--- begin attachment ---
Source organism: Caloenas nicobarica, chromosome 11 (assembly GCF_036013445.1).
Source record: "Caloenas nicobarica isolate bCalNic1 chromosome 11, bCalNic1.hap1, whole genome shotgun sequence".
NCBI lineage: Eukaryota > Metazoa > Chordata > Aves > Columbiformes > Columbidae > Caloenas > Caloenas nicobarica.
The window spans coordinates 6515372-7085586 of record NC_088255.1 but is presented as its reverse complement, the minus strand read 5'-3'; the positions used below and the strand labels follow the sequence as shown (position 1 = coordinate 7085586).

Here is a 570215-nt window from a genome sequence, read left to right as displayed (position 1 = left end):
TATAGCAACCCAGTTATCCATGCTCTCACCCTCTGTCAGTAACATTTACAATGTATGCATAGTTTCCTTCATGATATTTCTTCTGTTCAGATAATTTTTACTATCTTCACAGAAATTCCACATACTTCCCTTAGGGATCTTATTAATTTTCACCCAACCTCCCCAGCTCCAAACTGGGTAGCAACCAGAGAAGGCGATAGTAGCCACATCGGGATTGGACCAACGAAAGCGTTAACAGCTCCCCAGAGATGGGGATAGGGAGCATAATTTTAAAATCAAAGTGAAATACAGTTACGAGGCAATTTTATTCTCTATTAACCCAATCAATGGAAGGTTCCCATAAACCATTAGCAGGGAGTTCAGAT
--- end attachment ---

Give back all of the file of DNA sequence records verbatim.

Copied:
Source organism: Caloenas nicobarica, chromosome 11 (assembly GCF_036013445.1).
Source record: "Caloenas nicobarica isolate bCalNic1 chromosome 11, bCalNic1.hap1, whole genome shotgun sequence".
NCBI lineage: Eukaryota > Metazoa > Chordata > Aves > Columbiformes > Columbidae > Caloenas > Caloenas nicobarica.
The window spans coordinates 6515372-7085586 of record NC_088255.1 but is presented as its reverse complement, the minus strand read 5'-3'; the positions used below and the strand labels follow the sequence as shown (position 1 = coordinate 7085586).

Here is a 570215-nt window from a genome sequence, read left to right as displayed (position 1 = left end):
TATAGCAACCCAGTTATCCATGCTCTCACCCTCTGTCAGTAACATTTACAATGTATGCATAGTTTCCTTCATGATATTTCTTCTGTTCAGATAATTTTTACTATCTTCACAGAAATTCCACATACTTCCCTTAGGGATCTTATTAATTTTCACCCAACCTCCCCAGCTCCAAACTGGGTAGCAACCAGAGAAGGCGATAGTAGCCACATCGGGATTGGACCAACGAAAGCGTTAACAGCTCCCCAGAGATGGGGATAGGGAGCATAATTTTAAAATCAAAGTGAAATACAGTTACGAGGCAATTTTATTCTCTATTAACCCAATCAATGGAAGGTTCCCATAAACCATTAGCAGGGAGTTCAGAT